The process took on some urgency, because we both knew that soon, I would be standing on stage at The Players club in Manhattan, telling this story to a discerning crowd of storytelling devotees, some of whom had paid upwards of $400 to be there. My story needed to be shaped and whole, needed to answer the audience’s potential questions, like:

Did you and your parents talk about your father he was on TV?” Jen asked.

Not really,” I said.

Did you ever meet your father?”

Yes, a few years later. He eventually became kind of like a weird sort of uncle.”

Why aren’t you angry?”

What?”

You don’t seem angry. You were a kid, your father’s not around, nobody wants to talk about him, he shows up in this weird way. Why wouldn’t you be?”

 I laughed because I had no answer.

Two days before the show, my wife and three sons wished me luck when I flew to New York to rehearse in person for Jen and the Moth staff (nearly all of whom, interestingly, are women). When I arrived at their crowded, bullpen-style office (which is literally on Broadway), I realized that the Moth was investing thousands of dollars, untold hours and some measure of its own reputation in me telling one story for 10 minutes. I didn’t want to let them down.

The morning of the show, I tried to embed the story in my brain by whispering it to myself on a meandering walk from Midtown to SoHo. (I figured it was New York — what’s one more guy talking to himself?)

Moth-style storytelling requires a balance because the story has to be structured, focused and articulate, but the teller needs to sound conversational, needs to avoid what Moth-ers call “head-in-the-desk-drawer syndrome.” That’s when tellers — bless their hearts — get so focused on remembering the exact wording of their story that they’re not fully present for the audience, which undercuts the whole point of the Moth, which is to connect people through stories.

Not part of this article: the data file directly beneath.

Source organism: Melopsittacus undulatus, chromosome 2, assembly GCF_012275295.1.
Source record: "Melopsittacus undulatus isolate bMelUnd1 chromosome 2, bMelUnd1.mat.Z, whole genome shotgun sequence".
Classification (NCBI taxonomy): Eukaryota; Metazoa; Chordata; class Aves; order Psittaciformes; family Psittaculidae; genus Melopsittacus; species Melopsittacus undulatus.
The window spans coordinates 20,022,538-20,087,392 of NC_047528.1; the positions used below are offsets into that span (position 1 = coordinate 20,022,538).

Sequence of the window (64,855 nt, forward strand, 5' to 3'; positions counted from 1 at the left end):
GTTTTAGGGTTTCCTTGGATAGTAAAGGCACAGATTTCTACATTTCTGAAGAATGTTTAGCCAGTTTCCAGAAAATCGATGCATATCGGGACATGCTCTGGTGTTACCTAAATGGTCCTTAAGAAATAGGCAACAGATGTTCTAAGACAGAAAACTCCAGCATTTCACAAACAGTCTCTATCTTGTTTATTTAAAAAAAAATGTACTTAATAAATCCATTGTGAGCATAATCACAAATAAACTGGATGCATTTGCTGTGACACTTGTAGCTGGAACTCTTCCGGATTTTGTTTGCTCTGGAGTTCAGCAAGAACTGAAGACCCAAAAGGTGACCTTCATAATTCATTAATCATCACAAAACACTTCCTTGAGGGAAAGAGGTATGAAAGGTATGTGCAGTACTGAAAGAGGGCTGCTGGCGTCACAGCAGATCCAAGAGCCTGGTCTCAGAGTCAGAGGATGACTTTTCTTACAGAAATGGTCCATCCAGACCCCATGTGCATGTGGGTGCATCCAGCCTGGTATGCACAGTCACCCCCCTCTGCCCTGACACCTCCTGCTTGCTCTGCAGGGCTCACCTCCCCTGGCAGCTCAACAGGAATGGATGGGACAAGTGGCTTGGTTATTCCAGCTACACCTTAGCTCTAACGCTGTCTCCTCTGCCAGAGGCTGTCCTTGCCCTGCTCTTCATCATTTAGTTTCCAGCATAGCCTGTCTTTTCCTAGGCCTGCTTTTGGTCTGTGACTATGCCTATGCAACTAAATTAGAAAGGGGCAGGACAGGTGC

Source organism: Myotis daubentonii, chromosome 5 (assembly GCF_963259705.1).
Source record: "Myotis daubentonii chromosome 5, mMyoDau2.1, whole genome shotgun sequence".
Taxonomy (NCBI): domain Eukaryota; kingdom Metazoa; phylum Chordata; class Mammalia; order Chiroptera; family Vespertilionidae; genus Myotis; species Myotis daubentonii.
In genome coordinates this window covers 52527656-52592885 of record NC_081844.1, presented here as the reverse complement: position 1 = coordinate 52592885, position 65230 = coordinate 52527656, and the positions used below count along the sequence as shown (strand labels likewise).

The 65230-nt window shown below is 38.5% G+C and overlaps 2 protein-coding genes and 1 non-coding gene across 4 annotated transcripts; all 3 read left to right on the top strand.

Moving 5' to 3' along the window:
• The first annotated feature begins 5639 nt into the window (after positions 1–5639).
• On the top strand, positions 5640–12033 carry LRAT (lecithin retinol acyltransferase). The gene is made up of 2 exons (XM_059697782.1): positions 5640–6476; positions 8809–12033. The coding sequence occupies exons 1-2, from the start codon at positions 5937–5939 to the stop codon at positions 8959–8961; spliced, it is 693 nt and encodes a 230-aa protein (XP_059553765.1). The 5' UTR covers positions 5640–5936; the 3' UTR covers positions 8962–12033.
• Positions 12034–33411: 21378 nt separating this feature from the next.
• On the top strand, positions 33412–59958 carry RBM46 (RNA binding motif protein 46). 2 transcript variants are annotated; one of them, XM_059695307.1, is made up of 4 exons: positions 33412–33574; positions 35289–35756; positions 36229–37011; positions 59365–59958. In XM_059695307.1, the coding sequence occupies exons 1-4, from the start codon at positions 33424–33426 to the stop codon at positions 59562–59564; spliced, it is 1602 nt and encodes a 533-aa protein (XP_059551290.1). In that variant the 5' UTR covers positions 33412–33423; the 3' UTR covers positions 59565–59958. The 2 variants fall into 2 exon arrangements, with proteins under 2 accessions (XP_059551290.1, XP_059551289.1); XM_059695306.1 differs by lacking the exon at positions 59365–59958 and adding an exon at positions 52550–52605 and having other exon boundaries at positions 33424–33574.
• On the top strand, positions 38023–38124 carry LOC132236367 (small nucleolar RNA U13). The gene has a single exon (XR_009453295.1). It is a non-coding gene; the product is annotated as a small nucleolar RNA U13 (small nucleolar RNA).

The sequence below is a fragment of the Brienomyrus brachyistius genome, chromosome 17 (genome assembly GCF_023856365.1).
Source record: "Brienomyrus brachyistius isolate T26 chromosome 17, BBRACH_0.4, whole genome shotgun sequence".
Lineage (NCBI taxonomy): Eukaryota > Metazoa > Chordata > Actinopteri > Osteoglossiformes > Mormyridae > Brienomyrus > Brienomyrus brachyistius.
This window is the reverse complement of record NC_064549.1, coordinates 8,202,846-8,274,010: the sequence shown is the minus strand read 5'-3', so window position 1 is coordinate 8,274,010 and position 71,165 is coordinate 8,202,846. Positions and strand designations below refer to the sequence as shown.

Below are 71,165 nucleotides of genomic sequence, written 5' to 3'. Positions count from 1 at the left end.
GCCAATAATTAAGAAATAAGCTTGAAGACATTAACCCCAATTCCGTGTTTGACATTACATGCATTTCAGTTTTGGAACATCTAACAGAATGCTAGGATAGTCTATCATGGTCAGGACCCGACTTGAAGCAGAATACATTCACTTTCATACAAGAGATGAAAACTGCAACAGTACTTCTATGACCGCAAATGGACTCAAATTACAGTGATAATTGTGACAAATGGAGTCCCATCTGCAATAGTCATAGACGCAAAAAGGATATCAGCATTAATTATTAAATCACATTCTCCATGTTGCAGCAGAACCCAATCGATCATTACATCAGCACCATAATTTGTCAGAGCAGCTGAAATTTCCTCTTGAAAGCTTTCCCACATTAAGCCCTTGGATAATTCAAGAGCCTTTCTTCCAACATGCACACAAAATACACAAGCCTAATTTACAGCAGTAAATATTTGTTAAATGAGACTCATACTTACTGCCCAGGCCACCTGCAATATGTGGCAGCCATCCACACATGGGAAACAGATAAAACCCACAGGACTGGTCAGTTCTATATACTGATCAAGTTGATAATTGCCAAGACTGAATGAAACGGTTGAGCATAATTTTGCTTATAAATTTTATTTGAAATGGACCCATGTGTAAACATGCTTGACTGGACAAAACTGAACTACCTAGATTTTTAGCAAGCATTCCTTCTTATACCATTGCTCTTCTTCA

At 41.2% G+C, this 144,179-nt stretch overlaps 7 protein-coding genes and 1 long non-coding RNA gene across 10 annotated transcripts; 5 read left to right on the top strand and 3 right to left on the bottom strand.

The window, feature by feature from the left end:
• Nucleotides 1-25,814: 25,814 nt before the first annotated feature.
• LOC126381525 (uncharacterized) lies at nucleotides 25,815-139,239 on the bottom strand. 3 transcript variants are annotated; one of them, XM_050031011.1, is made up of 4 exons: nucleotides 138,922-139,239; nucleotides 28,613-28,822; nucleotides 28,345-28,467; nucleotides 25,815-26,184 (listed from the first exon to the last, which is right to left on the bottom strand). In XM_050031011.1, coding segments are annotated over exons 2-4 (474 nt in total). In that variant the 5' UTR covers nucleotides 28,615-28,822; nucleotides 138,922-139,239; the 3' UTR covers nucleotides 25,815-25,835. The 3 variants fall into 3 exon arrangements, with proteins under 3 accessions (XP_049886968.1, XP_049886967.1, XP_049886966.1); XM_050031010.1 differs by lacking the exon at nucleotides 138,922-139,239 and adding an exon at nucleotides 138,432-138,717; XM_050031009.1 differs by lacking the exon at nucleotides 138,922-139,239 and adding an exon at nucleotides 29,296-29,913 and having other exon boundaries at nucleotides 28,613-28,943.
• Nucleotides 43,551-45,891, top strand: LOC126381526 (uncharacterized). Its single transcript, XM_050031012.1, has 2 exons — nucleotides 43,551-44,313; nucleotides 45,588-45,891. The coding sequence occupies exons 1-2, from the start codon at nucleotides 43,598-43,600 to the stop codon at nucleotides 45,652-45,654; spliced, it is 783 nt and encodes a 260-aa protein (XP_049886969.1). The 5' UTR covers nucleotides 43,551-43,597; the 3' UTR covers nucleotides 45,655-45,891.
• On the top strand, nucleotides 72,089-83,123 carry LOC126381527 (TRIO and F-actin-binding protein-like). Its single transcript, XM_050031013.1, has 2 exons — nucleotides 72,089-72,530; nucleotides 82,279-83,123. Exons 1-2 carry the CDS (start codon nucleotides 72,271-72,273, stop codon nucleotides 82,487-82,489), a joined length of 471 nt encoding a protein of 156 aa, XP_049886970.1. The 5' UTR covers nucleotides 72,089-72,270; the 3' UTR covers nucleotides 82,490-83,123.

Somewhere around Gramercy Park, I realized that I if I was going to be honest with the audience, I had to be honest with myself.

Of course I was angry. Had been for 30 years, but couldn’t admit it. Seeing my father on TV instead of in person had hurt and confused me, as had my parents’ unwillingness to talk about him. Even as a child, I was already telling stories – like the one I’d made up to explain his absence and their reticence: I told myself it had all been my fault.

There, on the sidewalk, I understood all this for the first time, and also realized that I would have to say this onstage or else the story I’d come here to tell wouldn’t be true. I ran back to the hotel and called my mother in Kentucky.

My mom has devoted herself to loving and caring for me for 42 years. I knew what I had to say would hurt her, and I didn’t want to, didn’t know if I even had the right. But about an hour before soundcheck, I told her everything I’d always been afraid to put into words.

I understand, honey,” she said. “And I’m so sorry.” She said they hadn’t really known what to do, when or how to talk about our family past. I asked Mom, who’s also a writer, how she’d feel if I talked about it in front of a bunch of New York strangers.

It’s your story,” she said. “Tell it.”